SAvE Whales: How will the innovative system operate in the Kythera strait

The SAvE Whales system for the prevention of ship strikes on sperm whales in the Kythera strait was featured in an article on Greek newspaper “To Vima” (28/04/2024).

The Greek Ministry of Environment and Energy, the Natural Environment and Climate Change Agency (NECCA) of Greece, together with the international marine conservation organisation OceanCare and The Green Tank announced their commitment to ensure the implementation of this system, as part of the Our Ocean Conference 2024.

If a vessel is on a collision course with a whale, its captain can be warned well in advance, such that the ship slows down and/or changes course in time to prevent the collision.

As described in the article by Machie Tratsa, the collaboration aims for SAvE Whales to become an official mitigation and warning tool that will alert mariners about the presence of sperm whales in the Strait of Kythira.

“NECCA will be in charge of the operation of the project, while the Greek MEEN will  ensure that the relevant conditions for the full operation of the project and the involvement of relevant authorities are fulfilled. The collaboration begins with an initial phase during which the details of the necessary steps for the development, testing and full operation of the system will be defined. The SAvE Whales system is planned to become fully operational until 2028”, said Ioli Christopoulou.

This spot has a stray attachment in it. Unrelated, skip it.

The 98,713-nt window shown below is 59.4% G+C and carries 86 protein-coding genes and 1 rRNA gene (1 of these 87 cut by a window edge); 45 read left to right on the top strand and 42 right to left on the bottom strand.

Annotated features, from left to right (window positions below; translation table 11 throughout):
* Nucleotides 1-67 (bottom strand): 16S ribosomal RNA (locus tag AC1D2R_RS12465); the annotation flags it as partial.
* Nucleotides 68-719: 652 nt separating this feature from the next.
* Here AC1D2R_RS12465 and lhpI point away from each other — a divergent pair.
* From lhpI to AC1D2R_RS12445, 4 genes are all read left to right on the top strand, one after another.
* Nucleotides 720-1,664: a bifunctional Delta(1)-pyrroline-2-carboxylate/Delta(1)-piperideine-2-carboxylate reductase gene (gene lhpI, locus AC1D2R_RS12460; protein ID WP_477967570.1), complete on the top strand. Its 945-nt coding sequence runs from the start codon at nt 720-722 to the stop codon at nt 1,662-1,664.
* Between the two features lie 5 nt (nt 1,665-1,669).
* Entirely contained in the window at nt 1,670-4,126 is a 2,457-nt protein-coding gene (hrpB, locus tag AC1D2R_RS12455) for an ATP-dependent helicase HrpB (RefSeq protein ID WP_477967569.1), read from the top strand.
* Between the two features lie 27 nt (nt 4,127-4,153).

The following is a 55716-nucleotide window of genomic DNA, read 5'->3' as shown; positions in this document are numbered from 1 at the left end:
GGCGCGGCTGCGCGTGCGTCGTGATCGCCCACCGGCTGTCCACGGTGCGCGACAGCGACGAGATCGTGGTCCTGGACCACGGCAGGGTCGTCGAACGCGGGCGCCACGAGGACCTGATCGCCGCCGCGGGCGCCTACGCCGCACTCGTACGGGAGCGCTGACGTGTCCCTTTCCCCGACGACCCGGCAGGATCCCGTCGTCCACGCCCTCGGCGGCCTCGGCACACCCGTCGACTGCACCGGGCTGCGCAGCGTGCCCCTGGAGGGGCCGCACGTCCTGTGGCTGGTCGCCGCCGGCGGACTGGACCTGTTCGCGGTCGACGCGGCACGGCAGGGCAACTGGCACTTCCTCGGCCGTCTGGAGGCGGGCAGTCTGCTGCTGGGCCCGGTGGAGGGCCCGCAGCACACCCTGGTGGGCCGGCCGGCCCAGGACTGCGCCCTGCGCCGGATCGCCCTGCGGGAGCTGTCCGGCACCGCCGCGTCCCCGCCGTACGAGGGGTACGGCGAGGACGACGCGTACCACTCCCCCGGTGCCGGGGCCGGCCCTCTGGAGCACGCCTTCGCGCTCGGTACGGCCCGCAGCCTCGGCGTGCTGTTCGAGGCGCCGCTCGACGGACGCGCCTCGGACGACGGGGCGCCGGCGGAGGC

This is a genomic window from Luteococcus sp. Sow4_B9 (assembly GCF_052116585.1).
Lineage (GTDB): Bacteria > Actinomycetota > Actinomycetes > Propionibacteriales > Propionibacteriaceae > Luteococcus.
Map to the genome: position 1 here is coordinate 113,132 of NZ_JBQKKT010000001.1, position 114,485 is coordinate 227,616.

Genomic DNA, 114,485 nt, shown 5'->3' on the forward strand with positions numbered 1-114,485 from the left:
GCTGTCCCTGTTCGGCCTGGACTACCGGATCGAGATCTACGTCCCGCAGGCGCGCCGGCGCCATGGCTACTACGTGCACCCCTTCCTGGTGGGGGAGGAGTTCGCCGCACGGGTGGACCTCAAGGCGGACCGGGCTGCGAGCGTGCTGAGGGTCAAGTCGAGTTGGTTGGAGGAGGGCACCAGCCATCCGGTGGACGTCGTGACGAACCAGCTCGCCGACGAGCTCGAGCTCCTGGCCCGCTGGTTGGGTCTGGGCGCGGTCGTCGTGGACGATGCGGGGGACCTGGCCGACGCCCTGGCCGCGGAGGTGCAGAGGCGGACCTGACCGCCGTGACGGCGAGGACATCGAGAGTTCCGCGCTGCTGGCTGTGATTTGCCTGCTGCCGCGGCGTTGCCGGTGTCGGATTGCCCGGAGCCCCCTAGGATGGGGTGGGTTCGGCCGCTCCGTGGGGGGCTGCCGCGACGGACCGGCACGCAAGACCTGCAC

SAvE Whales uses solar-powered high-tech buoys and/or cabled bottom stations equipped with hydrophones that receive the clicking sounds of the sperm whales, process them and send filtered data to a land-based analysis centre where computer models are used to detect, precisely localize the animals, and finally forward the localization fixes to nearby ships, all in real time.

Ship strikes are recognized as the main threat to sperm whales in the Eastern Mediterranean. The Hellenic Trench, stretching between the Ionian, South Cretan and Levantine Seas, is a core habitat for this species and a high-risk area for ships colliding with whales. That region is passed by around 30,000 large ships every year. Between 1992 and 2021, more than 50% of the sperm whales found stranded on the Greek coastline showed clear marks of collisions with ships.

You can read more about SAvE Whales here.

You can find the article by Machie Tratsa in Greek here.